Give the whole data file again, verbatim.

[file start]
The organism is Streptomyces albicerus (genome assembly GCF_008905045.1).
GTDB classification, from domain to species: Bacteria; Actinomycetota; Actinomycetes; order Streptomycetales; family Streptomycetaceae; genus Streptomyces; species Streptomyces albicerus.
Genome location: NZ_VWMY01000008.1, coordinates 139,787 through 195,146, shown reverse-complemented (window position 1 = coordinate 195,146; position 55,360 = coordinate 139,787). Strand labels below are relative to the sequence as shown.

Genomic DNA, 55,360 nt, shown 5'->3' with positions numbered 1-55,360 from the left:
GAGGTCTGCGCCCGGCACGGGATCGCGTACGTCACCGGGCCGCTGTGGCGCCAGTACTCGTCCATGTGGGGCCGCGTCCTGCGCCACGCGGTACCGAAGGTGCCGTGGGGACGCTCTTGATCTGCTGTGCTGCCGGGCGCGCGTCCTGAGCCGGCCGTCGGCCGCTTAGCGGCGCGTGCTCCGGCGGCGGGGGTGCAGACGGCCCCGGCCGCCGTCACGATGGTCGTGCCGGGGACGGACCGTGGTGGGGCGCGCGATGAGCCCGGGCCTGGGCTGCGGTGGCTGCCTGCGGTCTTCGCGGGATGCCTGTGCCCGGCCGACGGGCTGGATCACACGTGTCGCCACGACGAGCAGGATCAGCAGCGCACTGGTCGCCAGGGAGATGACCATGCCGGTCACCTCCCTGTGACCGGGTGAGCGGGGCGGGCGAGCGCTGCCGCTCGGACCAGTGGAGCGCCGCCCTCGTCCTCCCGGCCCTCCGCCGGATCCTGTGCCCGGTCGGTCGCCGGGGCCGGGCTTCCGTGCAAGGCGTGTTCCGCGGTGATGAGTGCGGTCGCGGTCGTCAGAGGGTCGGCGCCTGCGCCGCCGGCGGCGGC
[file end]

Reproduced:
The organism is Streptomyces albicerus (genome assembly GCF_008905045.1).
GTDB classification, from domain to species: Bacteria; Actinomycetota; Actinomycetes; order Streptomycetales; family Streptomycetaceae; genus Streptomyces; species Streptomyces albicerus.
Genome location: NZ_VWMY01000008.1, coordinates 139,787 through 195,146, shown reverse-complemented (window position 1 = coordinate 195,146; position 55,360 = coordinate 139,787). Strand labels below are relative to the sequence as shown.

Genomic DNA, 55,360 nt, shown 5'->3' with positions numbered 1-55,360 from the left:
GAGGTCTGCGCCCGGCACGGGATCGCGTACGTCACCGGGCCGCTGTGGCGCCAGTACTCGTCCATGTGGGGCCGCGTCCTGCGCCACGCGGTACCGAAGGTGCCGTGGGGACGCTCTTGATCTGCTGTGCTGCCGGGCGCGCGTCCTGAGCCGGCCGTCGGCCGCTTAGCGGCGCGTGCTCCGGCGGCGGGGGTGCAGACGGCCCCGGCCGCCGTCACGATGGTCGTGCCGGGGACGGACCGTGGTGGGGCGCGCGATGAGCCCGGGCCTGGGCTGCGGTGGCTGCCTGCGGTCTTCGCGGGATGCCTGTGCCCGGCCGACGGGCTGGATCACACGTGTCGCCACGACGAGCAGGATCAGCAGCGCACTGGTCGCCAGGGAGATGACCATGCCGGTCACCTCCCTGTGACCGGGTGAGCGGGGCGGGCGAGCGCTGCCGCTCGGACCAGTGGAGCGCCGCCCTCGTCCTCCCGGCCCTCCGCCGGATCCTGTGCCCGGTCGGTCGCCGGGGCCGGGCTTCCGTGCAAGGCGTGTTCCGCGGTGATGAGTGCGGTCGCGGTCGTCAGAGGGTCGGCGCCTGCGCCGCCGGCGGCGGC